The battle over right to work legislation in Wisconsin looks a lot like the end of a hard-fought boxing match in which both competitors are practically dead on their feet, exhausted and stumbling, swinging at air.
One particularly limp talking point from the union advocates, whose effort to fight RTW has been predictably flaccid, is the argument that making RTW the law in Wisconsin will diminish unions and lead to lower wages.
There are two avenues for arguing against this talking point. First, if the union activists acknowledge – as they do – that RTW will lead to many locals hemorrhaging enough dues-paying members to be decertified, then they’re acknowledging most workers won’t see the union as valuable enough to keep paying for it.
That’s an open-and-shut argument in favor of giving workers the option. If even the union doesn’t believe it’s providing enough value to its members to stay alive absent forced membership, then they’ve long outlived their usefulness.
As to the argument that wages will decline in workplaces without a union, one need look no further than the service sector to witness a hard reality that permeates every corner of the economy: real wages have been declining for a long time. Not because of a lack of unions, but because of the kinds of jobs that we’re creating.
Service sector jobs – cooks, waitstaff, call centers, and others – have supplanted well-paying manufacturing and construction jobs as the state’s bottom has rusted out and high-quality jobs have fled. Needless to say, cooking doesn’t pay quite as much as construction.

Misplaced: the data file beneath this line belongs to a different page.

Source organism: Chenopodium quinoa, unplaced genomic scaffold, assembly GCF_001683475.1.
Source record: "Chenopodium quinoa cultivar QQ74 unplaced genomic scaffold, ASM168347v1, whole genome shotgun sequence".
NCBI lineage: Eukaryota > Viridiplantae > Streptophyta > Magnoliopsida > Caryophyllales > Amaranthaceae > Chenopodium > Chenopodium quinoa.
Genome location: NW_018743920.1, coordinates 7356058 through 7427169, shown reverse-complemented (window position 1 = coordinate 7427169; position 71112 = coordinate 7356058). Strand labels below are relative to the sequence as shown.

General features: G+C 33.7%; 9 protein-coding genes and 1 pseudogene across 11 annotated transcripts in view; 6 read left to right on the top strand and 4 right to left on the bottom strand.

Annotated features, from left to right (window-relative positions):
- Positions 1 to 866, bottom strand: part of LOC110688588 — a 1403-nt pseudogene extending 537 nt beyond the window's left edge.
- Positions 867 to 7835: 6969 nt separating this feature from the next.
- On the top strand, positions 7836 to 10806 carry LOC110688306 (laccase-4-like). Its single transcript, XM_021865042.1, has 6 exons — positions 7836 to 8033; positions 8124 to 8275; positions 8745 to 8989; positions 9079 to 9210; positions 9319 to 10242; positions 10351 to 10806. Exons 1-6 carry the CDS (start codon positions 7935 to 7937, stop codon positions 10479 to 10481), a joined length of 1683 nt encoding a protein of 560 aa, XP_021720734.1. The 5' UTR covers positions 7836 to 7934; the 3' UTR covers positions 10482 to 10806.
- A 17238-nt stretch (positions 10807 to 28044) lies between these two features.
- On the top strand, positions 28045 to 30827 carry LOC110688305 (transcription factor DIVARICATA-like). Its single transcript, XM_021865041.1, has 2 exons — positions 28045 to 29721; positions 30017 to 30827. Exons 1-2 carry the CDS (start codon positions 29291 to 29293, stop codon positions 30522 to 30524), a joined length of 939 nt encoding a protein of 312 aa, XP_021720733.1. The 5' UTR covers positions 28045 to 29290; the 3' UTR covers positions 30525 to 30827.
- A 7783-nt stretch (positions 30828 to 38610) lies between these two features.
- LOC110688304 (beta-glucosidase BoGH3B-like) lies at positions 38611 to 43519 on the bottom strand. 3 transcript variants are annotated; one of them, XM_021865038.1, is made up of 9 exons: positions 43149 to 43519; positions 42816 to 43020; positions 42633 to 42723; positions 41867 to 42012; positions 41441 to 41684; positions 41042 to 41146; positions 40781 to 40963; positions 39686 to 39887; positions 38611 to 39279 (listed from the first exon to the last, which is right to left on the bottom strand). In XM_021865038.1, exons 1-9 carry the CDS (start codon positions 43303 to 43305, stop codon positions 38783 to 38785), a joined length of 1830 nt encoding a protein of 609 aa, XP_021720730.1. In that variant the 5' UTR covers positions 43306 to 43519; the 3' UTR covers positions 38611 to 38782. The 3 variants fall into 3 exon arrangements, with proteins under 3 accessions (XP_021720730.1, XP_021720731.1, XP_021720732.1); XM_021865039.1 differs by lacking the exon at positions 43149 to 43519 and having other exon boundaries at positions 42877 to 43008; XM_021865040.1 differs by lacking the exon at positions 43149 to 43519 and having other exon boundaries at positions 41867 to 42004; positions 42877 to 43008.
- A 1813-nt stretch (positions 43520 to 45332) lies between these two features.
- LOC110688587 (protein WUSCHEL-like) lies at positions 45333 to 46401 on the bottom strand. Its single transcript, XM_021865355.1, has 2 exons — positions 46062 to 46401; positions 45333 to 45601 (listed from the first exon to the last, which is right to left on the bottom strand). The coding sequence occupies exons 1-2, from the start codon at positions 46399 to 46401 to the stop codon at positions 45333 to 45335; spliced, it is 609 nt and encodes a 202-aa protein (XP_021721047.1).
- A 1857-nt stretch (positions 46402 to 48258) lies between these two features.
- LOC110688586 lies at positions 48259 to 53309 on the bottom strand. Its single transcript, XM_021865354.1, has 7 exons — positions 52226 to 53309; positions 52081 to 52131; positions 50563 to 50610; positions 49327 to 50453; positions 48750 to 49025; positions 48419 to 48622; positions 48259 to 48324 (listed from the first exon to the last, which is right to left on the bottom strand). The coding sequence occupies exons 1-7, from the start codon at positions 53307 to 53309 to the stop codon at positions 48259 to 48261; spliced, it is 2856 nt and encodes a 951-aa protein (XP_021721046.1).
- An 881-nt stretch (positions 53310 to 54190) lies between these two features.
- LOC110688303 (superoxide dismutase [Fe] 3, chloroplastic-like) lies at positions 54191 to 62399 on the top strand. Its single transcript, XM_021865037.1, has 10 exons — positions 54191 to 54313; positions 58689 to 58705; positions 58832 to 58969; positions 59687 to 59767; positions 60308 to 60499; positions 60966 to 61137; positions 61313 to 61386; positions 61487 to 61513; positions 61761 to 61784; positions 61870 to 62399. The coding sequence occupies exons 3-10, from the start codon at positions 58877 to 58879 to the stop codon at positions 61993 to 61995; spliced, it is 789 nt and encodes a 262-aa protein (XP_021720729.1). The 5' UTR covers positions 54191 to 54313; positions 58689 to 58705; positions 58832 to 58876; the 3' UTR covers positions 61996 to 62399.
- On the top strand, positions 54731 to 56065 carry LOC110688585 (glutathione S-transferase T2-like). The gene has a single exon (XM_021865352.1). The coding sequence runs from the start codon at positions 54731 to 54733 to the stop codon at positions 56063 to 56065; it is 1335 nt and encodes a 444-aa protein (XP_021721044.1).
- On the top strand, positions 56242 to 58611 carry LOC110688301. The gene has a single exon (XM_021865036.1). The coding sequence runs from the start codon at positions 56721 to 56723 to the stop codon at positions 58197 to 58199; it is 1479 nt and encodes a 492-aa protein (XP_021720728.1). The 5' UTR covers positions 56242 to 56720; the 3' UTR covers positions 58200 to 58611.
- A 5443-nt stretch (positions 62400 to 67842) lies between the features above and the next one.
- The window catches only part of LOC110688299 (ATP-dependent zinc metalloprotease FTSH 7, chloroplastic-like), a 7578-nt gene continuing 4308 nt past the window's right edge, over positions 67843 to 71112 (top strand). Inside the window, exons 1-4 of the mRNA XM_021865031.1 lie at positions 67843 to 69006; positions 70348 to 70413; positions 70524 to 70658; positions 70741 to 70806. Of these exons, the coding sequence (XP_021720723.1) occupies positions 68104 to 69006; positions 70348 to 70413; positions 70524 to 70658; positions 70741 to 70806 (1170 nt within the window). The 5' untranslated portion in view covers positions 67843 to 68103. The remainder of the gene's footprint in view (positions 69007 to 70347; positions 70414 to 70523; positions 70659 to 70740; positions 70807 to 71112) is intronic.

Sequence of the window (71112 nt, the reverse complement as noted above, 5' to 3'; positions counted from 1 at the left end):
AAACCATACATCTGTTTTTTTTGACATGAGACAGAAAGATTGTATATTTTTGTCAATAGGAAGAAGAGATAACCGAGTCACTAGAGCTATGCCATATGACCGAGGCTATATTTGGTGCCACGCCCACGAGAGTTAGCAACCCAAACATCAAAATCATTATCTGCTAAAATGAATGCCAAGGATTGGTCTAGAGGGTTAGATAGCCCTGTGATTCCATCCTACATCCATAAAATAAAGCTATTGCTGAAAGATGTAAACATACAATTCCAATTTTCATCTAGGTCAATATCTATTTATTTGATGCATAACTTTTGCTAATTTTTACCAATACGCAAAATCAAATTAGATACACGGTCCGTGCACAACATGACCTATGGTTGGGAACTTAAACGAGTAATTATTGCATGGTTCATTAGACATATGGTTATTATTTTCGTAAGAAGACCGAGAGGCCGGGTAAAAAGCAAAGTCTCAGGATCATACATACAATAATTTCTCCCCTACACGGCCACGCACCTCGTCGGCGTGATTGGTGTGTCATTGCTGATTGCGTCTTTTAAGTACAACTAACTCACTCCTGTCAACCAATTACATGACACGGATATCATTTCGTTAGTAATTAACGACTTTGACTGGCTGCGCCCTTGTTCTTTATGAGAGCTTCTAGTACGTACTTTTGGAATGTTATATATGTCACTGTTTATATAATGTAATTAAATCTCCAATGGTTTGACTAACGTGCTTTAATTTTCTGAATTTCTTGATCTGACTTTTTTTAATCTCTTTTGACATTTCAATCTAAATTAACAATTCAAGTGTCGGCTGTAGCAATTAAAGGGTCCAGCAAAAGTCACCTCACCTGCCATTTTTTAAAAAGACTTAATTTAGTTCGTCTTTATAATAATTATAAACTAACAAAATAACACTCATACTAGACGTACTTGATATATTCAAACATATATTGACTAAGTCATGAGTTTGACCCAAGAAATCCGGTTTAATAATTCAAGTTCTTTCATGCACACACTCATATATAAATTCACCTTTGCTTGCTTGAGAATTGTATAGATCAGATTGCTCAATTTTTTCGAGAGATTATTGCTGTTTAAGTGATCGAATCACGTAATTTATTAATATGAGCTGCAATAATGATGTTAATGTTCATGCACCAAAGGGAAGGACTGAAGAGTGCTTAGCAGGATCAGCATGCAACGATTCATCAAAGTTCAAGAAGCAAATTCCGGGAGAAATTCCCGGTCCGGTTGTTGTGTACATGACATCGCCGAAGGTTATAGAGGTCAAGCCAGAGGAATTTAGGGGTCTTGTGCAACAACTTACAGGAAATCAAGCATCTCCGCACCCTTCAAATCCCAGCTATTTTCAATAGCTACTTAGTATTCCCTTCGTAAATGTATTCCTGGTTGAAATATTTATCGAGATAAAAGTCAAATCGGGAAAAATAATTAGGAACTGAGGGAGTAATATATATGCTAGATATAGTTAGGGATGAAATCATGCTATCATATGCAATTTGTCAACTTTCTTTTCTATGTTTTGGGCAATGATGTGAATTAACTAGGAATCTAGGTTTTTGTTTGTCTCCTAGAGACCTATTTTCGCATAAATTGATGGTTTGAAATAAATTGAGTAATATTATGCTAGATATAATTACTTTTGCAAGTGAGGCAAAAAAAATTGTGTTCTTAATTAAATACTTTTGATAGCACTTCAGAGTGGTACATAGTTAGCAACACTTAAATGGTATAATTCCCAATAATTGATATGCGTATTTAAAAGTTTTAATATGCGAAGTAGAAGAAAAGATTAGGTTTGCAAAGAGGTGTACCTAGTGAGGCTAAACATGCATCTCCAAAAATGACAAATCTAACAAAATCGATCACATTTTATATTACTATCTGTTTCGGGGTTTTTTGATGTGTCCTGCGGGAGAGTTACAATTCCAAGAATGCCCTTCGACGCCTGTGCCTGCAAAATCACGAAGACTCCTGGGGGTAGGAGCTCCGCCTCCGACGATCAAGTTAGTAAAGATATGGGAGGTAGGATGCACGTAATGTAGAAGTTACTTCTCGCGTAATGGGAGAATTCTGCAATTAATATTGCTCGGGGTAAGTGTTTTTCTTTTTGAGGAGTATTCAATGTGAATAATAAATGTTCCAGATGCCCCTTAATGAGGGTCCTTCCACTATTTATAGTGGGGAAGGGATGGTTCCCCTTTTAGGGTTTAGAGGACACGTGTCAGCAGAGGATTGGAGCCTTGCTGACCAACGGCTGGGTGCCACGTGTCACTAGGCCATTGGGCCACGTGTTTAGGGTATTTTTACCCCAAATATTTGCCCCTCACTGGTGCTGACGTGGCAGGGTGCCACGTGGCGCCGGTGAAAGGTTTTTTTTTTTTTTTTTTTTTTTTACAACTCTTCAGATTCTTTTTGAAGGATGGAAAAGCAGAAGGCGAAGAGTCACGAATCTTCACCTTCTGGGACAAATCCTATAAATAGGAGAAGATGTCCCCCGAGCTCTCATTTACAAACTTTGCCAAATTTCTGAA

After unions cleaned up the workplace and ensured fair treatment of workers, the valuable and worthy purpose for their inception well over a century ago, they began to set their sights higher, negotiating lavish, unsustainable pay and benefits packages. They took to protecting Lazy Larry from being fired and resorted to thuggery and intimidation to secure work. To seed new unions, they started rigging workplaces with “salts” and tried to eliminate the secret ballot, opening the door to intimidation and union bullying of dissenters.
Deals like that lead to the rotting out of the state’s old economy and the closing of many good employers in Wisconsin, the most notable recent example the Janesville GM plant, a remnant of fatter times when the company could afford to support an entire city in southern Wisconsin.
Union deals are sclerosis on the economy. Every employment decision is made into a month of paperwork and headaches in a union shop and there’s no incentive to excel in any way other than to stay employed long enough to achieve seniority. Desperate to remain competitive, nimble, and lean, companies in unionized industries have either died or left.
The presence of a right to work law in Wisconsin will be just part of a complex matrix companies use to decide where to expand or locate. But inasmuch as it draws those higher-paying manufacturing jobs to Wisconsin, then the opportunities those employers will present for Wisconsin’s workers (union or not) will be of a much higher caliber than the opportunities in a predominately service-based economy.
In short, a few unions might get decertified. But the working class as a whole will be much better off in the long term with unions weakened.